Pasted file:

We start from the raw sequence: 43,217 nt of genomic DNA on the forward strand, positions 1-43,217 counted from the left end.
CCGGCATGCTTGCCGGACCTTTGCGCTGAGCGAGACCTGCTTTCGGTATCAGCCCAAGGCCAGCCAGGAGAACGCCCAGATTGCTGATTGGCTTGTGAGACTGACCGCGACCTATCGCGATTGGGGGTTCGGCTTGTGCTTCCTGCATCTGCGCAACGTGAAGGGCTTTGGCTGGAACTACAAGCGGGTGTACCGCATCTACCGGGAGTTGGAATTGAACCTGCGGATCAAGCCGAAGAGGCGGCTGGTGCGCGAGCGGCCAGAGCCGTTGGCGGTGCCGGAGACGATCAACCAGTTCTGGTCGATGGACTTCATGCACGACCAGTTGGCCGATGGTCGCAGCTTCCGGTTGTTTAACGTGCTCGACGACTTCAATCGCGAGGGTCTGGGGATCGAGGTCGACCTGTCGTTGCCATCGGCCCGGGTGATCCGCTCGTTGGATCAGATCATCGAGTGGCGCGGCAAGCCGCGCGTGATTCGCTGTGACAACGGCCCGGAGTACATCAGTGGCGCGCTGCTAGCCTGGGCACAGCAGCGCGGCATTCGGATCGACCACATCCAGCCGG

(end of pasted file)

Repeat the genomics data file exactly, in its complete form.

We start from the raw sequence: 43,217 nt of genomic DNA on the forward strand, positions 1-43,217 counted from the left end.
CCGGCATGCTTGCCGGACCTTTGCGCTGAGCGAGACCTGCTTTCGGTATCAGCCCAAGGCCAGCCAGGAGAACGCCCAGATTGCTGATTGGCTTGTGAGACTGACCGCGACCTATCGCGATTGGGGGTTCGGCTTGTGCTTCCTGCATCTGCGCAACGTGAAGGGCTTTGGCTGGAACTACAAGCGGGTGTACCGCATCTACCGGGAGTTGGAATTGAACCTGCGGATCAAGCCGAAGAGGCGGCTGGTGCGCGAGCGGCCAGAGCCGTTGGCGGTGCCGGAGACGATCAACCAGTTCTGGTCGATGGACTTCATGCACGACCAGTTGGCCGATGGTCGCAGCTTCCGGTTGTTTAACGTGCTCGACGACTTCAATCGCGAGGGTCTGGGGATCGAGGTCGACCTGTCGTTGCCATCGGCCCGGGTGATCCGCTCGTTGGATCAGATCATCGAGTGGCGCGGCAAGCCGCGCGTGATTCGCTGTGACAACGGCCCGGAGTACATCAGTGGCGCGCTGCTAGCCTGGGCACAGCAGCGCGGCATTCGGATCGACCACATCCAGCCGG